Congratties are due to the two winners of this year’s Calibre Prize, Lorna Hallahan and David Hansen. I had the good fortune to be shortlisted with these writers and subsequently to read their excellent essays in the Australian Book Review, which presents the prize in association with Copyright Agency Limited’s Cultural Fund. I started Lorna’s piece, ‘On Being Odd’ on the bus to work and had to leave it when I switched on my computer. I itched all day to get back to it. Weaving in a history of spectacle and deformity, it discusses ways of seeing, or of not-seeing, by those who are presented by the visage of a human who looks ‘odd’.
What impressed me most of all was her refusal to outline for the reader the nature of her deformity. We only see her through her descriptions of other’s reactions to her, and we know her only through her voice, as she turns to philosophy and literature for guidance on how to feel and to act in this sea of stares. She holds, like watermarks to the light, excerpts from PG Wodehouse, Charlotte Bronte and Montaigne, comparing the literature to her own personal experiences of disability, whether abhorrent or graceful. From her writing – and I like that we can only perceive her through her writing – she comes across as a person stuck in an extraordinary situation who seeks to remain positive and generous, when she could so easily have been crippled by bitterness.
At times I read it as a palliative piece, perhaps because I have written these myself. I’ve just completed an essay for an upcoming issue on deafness in M/C Journal, articulating how my deafness has led me to become far more imaginative and creative than I might otherwise have been. Had I not been deaf and found communication such a struggle, I would never have turned to books, and then to writing (in fact I hate to contemplate what I would have been like had I all my hearing; having a disability has at least taught me humility, a useful quality for someone with an over-abundance of confidence). Disability, it may be argued, brings with it a wealth of possibility.
As I write:
Theorists of disability consistently point out that, if more effort and energy were directed towards the philosophical implications of the disabled body, a wealth of new material and ideas would emerge that would shatter existing presumptions about the corporeal. For example, there are still immense possibilities thrown up by theorising a jouissance, or pleasure, in the disabled body. As Susan Wendell points out, “paraplegics and quadriplegics have revolutionary things to teach us about the possibilities of sexuality which contradict patriarchal culture’s obsessions with the genitals”¹. Thus if there were more of a focus on the positive aspects of disability and on promoting the understanding that disability is not about lack, people could see how it fosters creativity and imagination.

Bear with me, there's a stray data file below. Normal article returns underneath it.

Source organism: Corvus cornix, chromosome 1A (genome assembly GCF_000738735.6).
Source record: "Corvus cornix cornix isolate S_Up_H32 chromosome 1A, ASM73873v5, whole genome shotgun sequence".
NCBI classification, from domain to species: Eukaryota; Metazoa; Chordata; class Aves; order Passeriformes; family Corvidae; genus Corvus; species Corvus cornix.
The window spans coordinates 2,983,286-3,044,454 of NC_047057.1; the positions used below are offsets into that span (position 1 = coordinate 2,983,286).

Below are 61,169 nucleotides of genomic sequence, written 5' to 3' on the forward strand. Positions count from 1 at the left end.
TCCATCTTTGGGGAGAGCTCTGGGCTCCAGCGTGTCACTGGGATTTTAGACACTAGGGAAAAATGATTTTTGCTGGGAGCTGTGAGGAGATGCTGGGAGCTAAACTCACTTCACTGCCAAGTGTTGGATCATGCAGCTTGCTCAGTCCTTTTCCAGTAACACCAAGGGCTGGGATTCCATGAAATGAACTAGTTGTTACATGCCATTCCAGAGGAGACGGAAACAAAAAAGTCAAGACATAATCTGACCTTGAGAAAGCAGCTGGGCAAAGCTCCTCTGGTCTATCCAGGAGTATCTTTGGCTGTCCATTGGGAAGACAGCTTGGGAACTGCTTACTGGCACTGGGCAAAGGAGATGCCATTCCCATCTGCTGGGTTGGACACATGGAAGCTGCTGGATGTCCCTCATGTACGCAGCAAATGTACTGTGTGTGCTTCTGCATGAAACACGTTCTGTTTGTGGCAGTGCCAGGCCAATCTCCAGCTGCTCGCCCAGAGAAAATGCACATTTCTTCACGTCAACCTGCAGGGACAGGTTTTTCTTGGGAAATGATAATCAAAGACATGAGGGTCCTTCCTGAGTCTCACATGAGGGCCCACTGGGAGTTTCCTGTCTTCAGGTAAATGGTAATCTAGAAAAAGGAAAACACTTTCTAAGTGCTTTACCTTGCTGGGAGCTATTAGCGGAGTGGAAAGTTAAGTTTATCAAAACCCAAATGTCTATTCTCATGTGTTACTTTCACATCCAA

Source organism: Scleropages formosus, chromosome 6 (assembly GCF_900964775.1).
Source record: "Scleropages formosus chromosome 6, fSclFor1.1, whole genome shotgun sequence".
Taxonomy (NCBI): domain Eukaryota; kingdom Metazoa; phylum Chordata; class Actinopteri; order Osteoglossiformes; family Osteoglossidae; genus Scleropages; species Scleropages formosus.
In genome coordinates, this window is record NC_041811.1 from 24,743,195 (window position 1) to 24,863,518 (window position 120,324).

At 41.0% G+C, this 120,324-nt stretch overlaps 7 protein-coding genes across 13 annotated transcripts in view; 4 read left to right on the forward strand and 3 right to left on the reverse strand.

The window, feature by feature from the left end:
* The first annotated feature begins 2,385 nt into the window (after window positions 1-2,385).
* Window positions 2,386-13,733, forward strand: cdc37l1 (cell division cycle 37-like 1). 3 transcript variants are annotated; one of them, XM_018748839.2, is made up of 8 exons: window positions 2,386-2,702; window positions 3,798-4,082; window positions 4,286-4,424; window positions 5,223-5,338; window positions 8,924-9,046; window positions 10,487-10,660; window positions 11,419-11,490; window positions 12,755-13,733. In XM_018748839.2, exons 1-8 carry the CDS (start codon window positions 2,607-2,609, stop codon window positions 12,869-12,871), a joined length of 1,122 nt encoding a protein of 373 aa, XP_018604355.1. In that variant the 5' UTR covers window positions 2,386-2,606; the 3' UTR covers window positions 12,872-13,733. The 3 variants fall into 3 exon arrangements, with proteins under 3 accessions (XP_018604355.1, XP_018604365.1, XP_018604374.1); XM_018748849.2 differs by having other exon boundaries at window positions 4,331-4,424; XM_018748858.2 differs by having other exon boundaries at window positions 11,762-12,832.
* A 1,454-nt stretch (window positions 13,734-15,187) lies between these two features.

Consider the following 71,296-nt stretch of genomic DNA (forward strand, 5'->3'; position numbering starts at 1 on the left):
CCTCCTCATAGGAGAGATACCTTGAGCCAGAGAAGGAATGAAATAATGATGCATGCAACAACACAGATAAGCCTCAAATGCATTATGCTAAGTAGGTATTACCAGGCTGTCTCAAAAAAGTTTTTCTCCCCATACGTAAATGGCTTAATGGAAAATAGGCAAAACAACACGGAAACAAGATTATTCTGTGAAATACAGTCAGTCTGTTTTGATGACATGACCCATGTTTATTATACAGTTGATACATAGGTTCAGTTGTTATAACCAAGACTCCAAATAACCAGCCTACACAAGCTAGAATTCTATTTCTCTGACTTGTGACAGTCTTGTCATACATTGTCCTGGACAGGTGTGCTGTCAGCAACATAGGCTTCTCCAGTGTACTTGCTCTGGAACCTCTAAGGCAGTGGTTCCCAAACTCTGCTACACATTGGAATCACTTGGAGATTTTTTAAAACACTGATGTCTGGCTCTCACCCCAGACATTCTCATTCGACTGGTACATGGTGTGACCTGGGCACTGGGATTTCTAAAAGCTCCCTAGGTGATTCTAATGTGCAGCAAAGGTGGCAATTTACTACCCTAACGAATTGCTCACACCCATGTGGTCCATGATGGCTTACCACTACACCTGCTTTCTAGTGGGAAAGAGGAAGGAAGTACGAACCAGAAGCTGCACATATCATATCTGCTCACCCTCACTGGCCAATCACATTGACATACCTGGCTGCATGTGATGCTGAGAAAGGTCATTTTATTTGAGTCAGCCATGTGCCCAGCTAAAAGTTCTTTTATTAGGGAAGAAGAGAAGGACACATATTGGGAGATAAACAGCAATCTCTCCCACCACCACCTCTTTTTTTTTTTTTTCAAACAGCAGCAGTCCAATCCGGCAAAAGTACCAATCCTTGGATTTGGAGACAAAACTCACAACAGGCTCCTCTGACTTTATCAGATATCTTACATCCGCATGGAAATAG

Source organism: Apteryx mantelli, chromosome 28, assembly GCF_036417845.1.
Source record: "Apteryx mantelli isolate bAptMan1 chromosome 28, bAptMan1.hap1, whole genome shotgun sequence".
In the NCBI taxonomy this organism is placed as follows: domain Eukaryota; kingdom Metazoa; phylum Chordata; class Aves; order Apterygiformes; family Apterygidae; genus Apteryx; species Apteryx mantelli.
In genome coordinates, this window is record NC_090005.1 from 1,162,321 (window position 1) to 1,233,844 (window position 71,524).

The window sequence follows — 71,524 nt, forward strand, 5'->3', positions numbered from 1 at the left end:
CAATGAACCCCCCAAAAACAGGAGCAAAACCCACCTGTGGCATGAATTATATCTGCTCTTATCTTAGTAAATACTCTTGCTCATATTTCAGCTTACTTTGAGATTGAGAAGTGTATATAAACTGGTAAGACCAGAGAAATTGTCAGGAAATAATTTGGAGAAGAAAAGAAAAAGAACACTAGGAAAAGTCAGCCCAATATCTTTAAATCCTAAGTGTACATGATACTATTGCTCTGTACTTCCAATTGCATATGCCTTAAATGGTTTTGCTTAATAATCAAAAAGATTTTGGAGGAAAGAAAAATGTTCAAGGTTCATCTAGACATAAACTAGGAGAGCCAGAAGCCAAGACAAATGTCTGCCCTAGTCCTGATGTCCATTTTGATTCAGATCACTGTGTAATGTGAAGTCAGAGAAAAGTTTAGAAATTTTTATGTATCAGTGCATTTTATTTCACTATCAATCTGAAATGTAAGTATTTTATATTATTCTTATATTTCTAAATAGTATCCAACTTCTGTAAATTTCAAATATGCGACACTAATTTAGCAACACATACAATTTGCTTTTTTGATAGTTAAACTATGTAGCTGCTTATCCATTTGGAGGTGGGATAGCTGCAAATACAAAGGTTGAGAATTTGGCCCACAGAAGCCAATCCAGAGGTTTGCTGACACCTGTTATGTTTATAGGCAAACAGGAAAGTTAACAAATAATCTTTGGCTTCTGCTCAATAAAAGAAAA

I don’t think this stance is merely a case of making the best of a bad situation. A number of the essays that have been listed for and/or have won the Calibre Prize have been prompted by experiences of difference and disability – there is Rachel Robertson’s ‘On Reaching One Thousand’ about the temptation to diagnose a child as autistic rather than appreciating him as a talented individual; there is Tony Macris’ essay, also on his autistic child and on the events that led to the diagnosis; and there is my own essay on Rosa Praed’s daughter Maud, who was deaf.
While I think it is necessary, as someone with a disability, to find the positive aspects of your existence (because frankly, if you didn’t, you would want to top yourself), it is also clear that there is a certain richness to living differently. And, as Lorna’s essay indicates, there is also a dignity to be had in responding well to those who are confronted by disability.
¹ “Towards a Feminist Theory of Disability.” Hypatia. 4 (1989): 104–124, p. 120.